Rhododendron ‘Girard's Crimson’
© Missouri Botanical Garden Kemper Center PlantFinder/www.mobot.org
An outstanding selection bred to withstand the bitter cold of an Ohio winter and still flower well on a compact plant. In late April to early May bright rosy crimson flowers open with a vivid red blotch in the interior. The large single blooms cover the shrub in the saturated tone. Dark green foliage clothes this dense slower grower developing a compact habit that looks great in the smaller urban garden.
Plant Type: mounding shrub
Foliage Type: evergreen
Plant Height: 3 ft. 0 in. (0.91 meters)
Plant Width/Spread: 4 ft. 0 in. (1.22 meters)
Plant Height-Mature: 5 ft. 0 in. (1.52 meters)
Plant Width-Mature: 6 ft. 0 in. (1.83 meters)
Hardiness: USDA Zones 6 to 9
Flower Color: red
Sun/Light Exposure: full sun to light or open shade
Water Requirements: regular watering
Seasonal Interest: dazzling rosy crimson flowers in springtime
Wildlife Associations: bees, hummingbirds
Colors & Combos
Great Plant Combinations: Plant it under spring flowering cherries or dogwoods. The bold silver foliage of Brunnera macrophylla 'Jack Frost' or the silver spotted leaves of pulmonaria would look great with the flowers and foliage of this azalea. Create a spring wonderland by combining with ferns, epimediums, primrose, or wood anemone (Anemone nemorosa). The compact form also lends itself to use as an informal low hedge.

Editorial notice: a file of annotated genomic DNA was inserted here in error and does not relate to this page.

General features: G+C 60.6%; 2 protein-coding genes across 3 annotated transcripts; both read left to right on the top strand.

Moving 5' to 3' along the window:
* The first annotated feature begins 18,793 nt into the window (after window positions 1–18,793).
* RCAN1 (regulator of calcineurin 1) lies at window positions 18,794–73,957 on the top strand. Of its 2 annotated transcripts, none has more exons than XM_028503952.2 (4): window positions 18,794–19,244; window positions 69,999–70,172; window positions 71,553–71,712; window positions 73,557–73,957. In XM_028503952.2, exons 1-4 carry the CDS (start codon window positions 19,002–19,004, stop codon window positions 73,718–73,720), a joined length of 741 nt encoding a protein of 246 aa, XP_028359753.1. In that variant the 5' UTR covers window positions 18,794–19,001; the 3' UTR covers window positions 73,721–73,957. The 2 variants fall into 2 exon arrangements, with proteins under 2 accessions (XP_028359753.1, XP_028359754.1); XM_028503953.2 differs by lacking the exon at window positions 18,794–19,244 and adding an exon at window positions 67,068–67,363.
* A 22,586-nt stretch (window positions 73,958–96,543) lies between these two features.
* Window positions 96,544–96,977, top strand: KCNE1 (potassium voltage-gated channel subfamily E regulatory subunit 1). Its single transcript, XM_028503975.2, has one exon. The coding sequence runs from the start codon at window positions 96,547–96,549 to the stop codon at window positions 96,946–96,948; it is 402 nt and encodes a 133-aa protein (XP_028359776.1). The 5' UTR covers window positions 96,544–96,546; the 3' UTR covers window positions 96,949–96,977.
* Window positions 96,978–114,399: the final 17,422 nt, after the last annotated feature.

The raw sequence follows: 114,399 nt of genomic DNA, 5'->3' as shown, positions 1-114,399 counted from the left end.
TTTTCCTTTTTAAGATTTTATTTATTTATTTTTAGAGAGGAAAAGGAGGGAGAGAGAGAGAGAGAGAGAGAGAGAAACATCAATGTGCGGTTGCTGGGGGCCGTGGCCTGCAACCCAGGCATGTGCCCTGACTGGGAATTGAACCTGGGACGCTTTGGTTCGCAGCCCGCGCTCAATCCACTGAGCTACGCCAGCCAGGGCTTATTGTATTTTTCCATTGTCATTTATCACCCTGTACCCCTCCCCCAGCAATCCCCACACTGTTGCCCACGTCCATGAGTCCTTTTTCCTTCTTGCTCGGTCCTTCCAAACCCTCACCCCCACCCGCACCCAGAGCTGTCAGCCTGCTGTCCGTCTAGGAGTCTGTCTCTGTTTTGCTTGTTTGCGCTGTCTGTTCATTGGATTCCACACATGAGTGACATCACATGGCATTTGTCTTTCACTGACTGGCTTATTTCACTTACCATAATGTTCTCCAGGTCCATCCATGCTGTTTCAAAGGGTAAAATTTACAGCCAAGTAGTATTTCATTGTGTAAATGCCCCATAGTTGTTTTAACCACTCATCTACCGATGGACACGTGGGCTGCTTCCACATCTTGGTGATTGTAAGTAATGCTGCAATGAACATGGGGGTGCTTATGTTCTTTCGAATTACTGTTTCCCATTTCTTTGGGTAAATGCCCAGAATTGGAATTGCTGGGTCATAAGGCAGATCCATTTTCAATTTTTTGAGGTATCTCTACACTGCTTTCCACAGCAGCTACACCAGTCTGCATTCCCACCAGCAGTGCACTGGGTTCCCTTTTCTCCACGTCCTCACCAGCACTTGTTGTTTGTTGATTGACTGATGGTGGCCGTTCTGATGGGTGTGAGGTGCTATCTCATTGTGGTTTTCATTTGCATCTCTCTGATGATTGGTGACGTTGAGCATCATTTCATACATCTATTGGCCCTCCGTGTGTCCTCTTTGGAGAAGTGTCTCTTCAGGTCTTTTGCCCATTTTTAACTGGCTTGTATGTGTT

Great Color Contrasts: cream, silver, gold
Great Color Partners: bronze, dark green, chartreuse
- Culture Notes
- This azalea is easy to grow in the Pacific Northwest. Plant it in rich well-drained or sandy soil in a location with full sun to light or open shade. Azaleas are shallow-rooted plants requiring regular watering during dry weather. Faded flowers often drop off or are quickly covered by new growth. Almost no pruning is needed to keep azaleas looking good. Adult root weevils can chew on their leaves, but this is less of a problem on plants that receive more light and regular watering.